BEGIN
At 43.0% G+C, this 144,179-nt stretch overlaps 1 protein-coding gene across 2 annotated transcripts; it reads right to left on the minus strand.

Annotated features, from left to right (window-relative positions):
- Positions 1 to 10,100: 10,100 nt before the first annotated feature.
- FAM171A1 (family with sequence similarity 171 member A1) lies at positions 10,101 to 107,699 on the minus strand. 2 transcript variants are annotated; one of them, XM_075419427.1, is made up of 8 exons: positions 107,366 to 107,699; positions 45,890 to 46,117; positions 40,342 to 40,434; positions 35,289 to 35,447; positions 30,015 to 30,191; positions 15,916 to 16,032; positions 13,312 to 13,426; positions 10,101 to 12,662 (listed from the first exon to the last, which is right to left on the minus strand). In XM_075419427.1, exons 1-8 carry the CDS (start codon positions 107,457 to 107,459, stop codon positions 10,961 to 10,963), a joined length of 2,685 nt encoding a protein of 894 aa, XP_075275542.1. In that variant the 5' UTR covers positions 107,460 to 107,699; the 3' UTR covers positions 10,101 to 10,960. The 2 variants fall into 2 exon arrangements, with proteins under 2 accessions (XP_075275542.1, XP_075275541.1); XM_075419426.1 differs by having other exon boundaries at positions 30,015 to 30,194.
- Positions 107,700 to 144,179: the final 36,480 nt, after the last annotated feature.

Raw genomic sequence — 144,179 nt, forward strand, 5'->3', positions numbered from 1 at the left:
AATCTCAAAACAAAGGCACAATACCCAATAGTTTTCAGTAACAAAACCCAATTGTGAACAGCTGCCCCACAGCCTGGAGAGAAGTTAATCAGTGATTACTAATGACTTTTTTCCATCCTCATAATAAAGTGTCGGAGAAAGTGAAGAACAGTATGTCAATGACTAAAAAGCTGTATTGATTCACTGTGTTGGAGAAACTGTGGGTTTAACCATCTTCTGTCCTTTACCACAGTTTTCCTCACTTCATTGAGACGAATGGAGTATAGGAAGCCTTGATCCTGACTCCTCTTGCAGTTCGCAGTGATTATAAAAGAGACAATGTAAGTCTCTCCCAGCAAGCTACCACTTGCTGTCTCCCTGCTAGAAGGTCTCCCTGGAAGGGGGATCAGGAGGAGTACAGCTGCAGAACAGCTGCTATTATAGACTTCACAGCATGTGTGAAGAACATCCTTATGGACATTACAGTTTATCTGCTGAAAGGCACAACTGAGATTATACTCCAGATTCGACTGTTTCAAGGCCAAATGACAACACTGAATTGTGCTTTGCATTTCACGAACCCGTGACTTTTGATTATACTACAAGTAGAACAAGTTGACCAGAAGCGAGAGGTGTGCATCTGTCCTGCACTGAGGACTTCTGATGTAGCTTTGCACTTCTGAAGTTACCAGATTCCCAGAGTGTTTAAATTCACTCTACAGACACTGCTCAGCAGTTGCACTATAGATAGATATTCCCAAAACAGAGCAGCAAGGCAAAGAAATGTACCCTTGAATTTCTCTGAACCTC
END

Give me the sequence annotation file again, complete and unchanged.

At 43.0% G+C, this 144,179-nt stretch overlaps 1 protein-coding gene across 2 annotated transcripts; it reads right to left on the minus strand.

Annotated features, from left to right (window-relative positions):
- Positions 1 to 10,100: 10,100 nt before the first annotated feature.
- FAM171A1 (family with sequence similarity 171 member A1) lies at positions 10,101 to 107,699 on the minus strand. 2 transcript variants are annotated; one of them, XM_075419427.1, is made up of 8 exons: positions 107,366 to 107,699; positions 45,890 to 46,117; positions 40,342 to 40,434; positions 35,289 to 35,447; positions 30,015 to 30,191; positions 15,916 to 16,032; positions 13,312 to 13,426; positions 10,101 to 12,662 (listed from the first exon to the last, which is right to left on the minus strand). In XM_075419427.1, exons 1-8 carry the CDS (start codon positions 107,457 to 107,459, stop codon positions 10,961 to 10,963), a joined length of 2,685 nt encoding a protein of 894 aa, XP_075275542.1. In that variant the 5' UTR covers positions 107,460 to 107,699; the 3' UTR covers positions 10,101 to 10,960. The 2 variants fall into 2 exon arrangements, with proteins under 2 accessions (XP_075275542.1, XP_075275541.1); XM_075419426.1 differs by having other exon boundaries at positions 30,015 to 30,194.
- Positions 107,700 to 144,179: the final 36,480 nt, after the last annotated feature.

Raw genomic sequence — 144,179 nt, forward strand, 5'->3', positions numbered from 1 at the left:
AATCTCAAAACAAAGGCACAATACCCAATAGTTTTCAGTAACAAAACCCAATTGTGAACAGCTGCCCCACAGCCTGGAGAGAAGTTAATCAGTGATTACTAATGACTTTTTTCCATCCTCATAATAAAGTGTCGGAGAAAGTGAAGAACAGTATGTCAATGACTAAAAAGCTGTATTGATTCACTGTGTTGGAGAAACTGTGGGTTTAACCATCTTCTGTCCTTTACCACAGTTTTCCTCACTTCATTGAGACGAATGGAGTATAGGAAGCCTTGATCCTGACTCCTCTTGCAGTTCGCAGTGATTATAAAAGAGACAATGTAAGTCTCTCCCAGCAAGCTACCACTTGCTGTCTCCCTGCTAGAAGGTCTCCCTGGAAGGGGGATCAGGAGGAGTACAGCTGCAGAACAGCTGCTATTATAGACTTCACAGCATGTGTGAAGAACATCCTTATGGACATTACAGTTTATCTGCTGAAAGGCACAACTGAGATTATACTCCAGATTCGACTGTTTCAAGGCCAAATGACAACACTGAATTGTGCTTTGCATTTCACGAACCCGTGACTTTTGATTATACTACAAGTAGAACAAGTTGACCAGAAGCGAGAGGTGTGCATCTGTCCTGCACTGAGGACTTCTGATGTAGCTTTGCACTTCTGAAGTTACCAGATTCCCAGAGTGTTTAAATTCACTCTACAGACACTGCTCAGCAGTTGCACTATAGATAGATATTCCCAAAACAGAGCAGCAAGGCAAAGAAATGTACCCTTGAATTTCTCTGAACCTC